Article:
More states are joining the effort to require employers to provide paid maternity leave, but the programs seem to be vastly underused, according to Business Insider. A growing number of employers are opting to provide the service even if their states do not require it. But surveys show that the programs are not being used to their potential. For instance, in California, where parental leave will be paid for six weeks at 55 percent salary, only 25-40 percent of eligible mothers use the leave.
The benefits of being paid at least a percentage of income for several weeks to welcome a new family member should be encouraging. Studies show that there are increases in employee morale, healthier babies, better bonding and fewer problems down the road that require state assistance.
So why are employees not taking full advantage of the option? Studies have consistently shown the following as reasons:
People Fear They Will Lose Their Jobs
In some cases, discrepancies between state and federal laws mean that the employee may have to choose between the paid leave and job loss. Gaps between the federal Family Medical Leave Act, which has guaranteed job protection for some, leaves other employees vulnerable. The act ensures job security up to 12 weeks of unpaid leave, but only for those who work at least 1,250 hours per year at businesses with at least 50 employees. Statistics show that more than half of all American workers are employed by small businesses that don’t meet the requirement.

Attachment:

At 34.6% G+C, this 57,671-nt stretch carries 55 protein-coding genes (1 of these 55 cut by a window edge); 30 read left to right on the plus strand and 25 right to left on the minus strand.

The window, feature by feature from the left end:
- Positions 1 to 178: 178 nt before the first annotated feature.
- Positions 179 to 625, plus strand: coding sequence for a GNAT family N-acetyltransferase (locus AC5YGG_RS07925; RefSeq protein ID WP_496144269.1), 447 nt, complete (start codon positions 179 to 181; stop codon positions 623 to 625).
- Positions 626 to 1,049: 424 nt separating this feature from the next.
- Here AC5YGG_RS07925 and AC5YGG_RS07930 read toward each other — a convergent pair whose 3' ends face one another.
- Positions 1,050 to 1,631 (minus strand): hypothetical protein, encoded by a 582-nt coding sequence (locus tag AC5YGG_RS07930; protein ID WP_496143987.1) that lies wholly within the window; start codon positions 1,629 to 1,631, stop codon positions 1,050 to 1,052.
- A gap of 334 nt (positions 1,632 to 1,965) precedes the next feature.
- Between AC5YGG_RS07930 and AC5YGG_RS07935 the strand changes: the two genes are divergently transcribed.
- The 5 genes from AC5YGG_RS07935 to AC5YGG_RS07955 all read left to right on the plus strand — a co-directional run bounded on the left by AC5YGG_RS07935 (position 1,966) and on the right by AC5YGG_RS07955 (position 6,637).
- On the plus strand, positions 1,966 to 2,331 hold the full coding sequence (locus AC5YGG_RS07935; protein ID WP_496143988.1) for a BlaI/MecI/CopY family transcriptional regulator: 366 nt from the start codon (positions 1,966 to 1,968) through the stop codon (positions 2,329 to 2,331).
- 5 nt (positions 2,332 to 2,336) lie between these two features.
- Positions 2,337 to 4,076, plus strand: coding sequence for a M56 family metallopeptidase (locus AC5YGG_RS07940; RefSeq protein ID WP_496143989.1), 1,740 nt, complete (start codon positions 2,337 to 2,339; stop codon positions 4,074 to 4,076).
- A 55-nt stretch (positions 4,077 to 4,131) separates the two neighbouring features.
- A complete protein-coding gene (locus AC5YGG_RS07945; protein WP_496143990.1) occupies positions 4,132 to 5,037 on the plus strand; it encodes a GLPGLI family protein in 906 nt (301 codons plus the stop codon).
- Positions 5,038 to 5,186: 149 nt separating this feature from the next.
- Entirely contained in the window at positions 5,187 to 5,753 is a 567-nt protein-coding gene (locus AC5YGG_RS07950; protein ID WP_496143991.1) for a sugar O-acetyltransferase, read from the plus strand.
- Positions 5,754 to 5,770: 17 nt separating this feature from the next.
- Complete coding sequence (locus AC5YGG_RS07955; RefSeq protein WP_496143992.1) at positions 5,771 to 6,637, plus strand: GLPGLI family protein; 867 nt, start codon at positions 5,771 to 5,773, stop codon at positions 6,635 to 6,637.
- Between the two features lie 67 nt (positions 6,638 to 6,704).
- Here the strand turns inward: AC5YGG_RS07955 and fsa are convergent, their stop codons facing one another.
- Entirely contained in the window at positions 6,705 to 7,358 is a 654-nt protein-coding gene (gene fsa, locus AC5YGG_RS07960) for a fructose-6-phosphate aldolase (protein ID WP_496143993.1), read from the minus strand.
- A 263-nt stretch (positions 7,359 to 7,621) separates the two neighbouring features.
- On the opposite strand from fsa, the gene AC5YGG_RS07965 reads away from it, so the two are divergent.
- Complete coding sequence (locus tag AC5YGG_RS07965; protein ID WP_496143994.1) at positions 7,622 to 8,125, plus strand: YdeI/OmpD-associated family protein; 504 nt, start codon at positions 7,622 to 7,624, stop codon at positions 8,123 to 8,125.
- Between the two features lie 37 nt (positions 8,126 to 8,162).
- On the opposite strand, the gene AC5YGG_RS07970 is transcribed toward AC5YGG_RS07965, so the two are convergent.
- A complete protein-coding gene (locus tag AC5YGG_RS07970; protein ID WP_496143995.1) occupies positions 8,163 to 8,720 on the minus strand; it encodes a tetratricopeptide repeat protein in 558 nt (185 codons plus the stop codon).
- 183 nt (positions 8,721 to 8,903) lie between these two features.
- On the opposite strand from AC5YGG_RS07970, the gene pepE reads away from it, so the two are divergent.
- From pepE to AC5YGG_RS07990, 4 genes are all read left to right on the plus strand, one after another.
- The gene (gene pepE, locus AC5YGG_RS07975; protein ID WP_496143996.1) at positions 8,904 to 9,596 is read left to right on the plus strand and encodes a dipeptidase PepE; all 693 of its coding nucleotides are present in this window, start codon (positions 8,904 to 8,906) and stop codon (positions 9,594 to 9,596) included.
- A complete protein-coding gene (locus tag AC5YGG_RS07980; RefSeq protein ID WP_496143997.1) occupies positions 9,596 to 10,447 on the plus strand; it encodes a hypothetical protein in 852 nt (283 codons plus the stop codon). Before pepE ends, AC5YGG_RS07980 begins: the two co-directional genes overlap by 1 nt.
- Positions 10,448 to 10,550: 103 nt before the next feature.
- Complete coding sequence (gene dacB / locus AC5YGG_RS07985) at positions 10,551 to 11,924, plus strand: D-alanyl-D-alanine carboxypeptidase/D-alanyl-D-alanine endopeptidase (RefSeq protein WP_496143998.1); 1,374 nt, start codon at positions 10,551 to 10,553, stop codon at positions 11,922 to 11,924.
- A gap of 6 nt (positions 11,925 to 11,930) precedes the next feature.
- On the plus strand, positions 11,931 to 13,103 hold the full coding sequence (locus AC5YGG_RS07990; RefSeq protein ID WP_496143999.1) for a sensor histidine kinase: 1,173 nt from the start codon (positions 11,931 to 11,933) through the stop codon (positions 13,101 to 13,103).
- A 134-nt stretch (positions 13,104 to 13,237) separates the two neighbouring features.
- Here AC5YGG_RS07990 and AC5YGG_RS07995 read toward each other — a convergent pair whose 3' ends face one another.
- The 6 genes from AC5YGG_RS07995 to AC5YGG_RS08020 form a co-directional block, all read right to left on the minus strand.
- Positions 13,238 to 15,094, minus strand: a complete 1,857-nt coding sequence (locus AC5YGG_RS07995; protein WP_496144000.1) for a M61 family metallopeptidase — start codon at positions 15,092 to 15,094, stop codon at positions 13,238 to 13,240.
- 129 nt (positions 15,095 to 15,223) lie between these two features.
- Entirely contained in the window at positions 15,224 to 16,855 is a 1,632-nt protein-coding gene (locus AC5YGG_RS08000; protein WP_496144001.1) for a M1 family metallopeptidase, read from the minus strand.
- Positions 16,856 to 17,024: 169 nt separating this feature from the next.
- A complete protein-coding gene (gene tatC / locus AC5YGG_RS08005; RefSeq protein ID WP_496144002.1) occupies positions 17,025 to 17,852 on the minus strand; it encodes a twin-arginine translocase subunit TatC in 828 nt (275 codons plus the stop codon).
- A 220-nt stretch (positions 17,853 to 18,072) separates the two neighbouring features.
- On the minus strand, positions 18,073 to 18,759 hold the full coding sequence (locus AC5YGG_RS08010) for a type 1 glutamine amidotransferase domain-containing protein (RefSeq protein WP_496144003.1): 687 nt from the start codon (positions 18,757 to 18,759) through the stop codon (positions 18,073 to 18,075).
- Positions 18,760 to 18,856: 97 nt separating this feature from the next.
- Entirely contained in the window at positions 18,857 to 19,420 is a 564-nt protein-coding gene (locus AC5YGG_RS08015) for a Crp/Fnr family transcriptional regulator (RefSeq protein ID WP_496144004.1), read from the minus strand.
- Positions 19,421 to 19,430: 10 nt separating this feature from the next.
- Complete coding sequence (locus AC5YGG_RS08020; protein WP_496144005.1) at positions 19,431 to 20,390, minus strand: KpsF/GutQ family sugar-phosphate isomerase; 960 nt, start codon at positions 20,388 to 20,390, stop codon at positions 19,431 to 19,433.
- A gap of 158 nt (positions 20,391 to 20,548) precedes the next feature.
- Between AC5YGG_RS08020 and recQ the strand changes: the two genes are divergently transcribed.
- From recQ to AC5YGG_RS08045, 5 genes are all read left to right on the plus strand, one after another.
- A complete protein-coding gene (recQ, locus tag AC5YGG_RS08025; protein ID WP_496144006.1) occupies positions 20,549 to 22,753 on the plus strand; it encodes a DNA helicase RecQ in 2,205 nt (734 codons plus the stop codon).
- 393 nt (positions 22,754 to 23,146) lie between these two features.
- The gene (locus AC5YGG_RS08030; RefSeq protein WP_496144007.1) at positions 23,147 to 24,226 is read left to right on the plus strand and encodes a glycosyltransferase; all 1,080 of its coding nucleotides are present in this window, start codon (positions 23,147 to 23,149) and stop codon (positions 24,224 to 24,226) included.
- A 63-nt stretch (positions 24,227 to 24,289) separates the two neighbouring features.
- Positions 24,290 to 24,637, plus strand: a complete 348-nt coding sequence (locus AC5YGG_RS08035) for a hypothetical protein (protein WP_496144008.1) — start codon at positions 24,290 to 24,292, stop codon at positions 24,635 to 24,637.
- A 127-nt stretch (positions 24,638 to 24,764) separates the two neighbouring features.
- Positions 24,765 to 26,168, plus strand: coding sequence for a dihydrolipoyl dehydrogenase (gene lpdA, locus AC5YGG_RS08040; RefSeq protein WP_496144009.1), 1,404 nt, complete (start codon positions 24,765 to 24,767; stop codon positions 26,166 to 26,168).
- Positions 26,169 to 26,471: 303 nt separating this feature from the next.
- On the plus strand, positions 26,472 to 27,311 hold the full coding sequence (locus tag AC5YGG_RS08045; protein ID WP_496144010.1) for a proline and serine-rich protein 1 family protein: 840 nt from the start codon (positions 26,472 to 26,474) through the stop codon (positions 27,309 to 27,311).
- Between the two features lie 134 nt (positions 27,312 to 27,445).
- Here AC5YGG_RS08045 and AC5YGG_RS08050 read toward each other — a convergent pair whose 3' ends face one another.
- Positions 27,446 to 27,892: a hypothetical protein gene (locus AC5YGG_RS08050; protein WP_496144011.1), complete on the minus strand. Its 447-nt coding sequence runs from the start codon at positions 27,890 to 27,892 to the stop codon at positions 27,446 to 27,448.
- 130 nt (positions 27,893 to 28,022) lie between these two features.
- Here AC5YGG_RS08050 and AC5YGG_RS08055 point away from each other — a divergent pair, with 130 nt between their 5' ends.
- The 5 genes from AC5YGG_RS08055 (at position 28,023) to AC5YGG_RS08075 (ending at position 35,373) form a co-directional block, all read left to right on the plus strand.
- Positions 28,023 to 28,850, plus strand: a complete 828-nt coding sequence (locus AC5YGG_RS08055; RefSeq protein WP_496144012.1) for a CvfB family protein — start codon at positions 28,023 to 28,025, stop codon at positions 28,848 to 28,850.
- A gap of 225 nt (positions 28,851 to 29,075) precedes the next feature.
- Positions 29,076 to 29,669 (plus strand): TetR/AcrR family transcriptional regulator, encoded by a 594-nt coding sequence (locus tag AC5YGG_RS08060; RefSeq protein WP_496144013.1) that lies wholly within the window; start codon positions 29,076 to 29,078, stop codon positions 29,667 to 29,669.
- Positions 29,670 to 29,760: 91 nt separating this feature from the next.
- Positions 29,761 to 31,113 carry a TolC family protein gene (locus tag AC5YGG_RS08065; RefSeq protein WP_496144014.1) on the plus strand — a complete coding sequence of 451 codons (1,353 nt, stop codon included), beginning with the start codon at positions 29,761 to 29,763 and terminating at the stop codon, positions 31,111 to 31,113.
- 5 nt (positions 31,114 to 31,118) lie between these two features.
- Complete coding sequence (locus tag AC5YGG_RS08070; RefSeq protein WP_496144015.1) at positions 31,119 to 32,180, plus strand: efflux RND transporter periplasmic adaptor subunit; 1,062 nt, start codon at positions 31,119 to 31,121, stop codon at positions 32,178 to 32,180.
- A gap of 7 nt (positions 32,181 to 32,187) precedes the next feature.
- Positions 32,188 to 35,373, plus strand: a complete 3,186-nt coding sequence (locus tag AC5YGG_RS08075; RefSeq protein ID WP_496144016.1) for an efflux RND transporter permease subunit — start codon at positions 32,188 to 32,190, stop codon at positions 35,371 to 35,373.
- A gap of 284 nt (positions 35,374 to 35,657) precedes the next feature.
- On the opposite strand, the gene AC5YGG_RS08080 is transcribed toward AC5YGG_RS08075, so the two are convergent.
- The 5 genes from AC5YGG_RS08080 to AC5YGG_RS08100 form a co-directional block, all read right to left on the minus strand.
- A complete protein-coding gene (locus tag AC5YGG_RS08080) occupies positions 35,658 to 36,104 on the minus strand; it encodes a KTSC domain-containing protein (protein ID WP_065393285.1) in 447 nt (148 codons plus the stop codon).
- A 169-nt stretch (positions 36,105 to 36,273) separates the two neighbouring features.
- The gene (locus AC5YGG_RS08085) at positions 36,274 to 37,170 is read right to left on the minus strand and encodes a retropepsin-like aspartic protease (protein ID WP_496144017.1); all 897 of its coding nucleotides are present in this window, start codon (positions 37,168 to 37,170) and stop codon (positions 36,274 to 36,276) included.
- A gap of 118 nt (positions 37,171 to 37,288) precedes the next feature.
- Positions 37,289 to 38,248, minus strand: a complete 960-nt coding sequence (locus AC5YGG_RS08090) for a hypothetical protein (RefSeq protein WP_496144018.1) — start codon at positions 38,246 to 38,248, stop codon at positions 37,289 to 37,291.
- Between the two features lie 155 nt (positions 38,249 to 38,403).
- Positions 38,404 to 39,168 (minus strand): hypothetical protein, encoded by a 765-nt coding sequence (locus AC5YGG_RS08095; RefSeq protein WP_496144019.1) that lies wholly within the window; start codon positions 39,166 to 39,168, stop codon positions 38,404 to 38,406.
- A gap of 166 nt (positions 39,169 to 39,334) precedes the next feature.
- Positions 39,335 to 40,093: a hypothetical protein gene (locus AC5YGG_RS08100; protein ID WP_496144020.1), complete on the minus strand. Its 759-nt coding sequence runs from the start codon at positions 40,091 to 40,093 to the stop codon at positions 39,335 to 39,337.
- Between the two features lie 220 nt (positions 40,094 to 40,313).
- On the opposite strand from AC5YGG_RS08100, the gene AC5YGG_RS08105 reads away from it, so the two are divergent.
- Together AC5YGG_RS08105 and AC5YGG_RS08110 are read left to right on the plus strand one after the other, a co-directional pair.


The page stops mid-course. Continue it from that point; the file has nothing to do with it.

The Possibility Of Negative Career Outcomes Deters Many
Even if they have FMLA assurance that their job will be protected, there is subtle evidence that employers may discriminate against workers who accept the leave. The New York Times reported survey results that showed women, after passage of FMLA, were 5 percent more likely to keep their jobs, but 8 percent less likely to get promotions. Men who take advantage of the leave may get negative performance reviews and there is a perception that workers of either gender are less committed to their jobs if they stay home for awhile after the birth of a child.
Many Workers Are Not Aware That They Are Entitled To Paid Parental Leave
In California, 12 years after the state initiated its paid leave provisions, only 36 percent of workers were aware of the program, according to paidfamilyleave.org. The organization’s survey also showed that those in the age group 18-29, Latinos, less educated workers and those in lower income brackets – those most likely to benefit from the program – were not aware.
The question of paid maternity leave is gaining momentum, but these obvious flaws must be addressed before it will be a viable option for the many Americans who work during the childbearing years.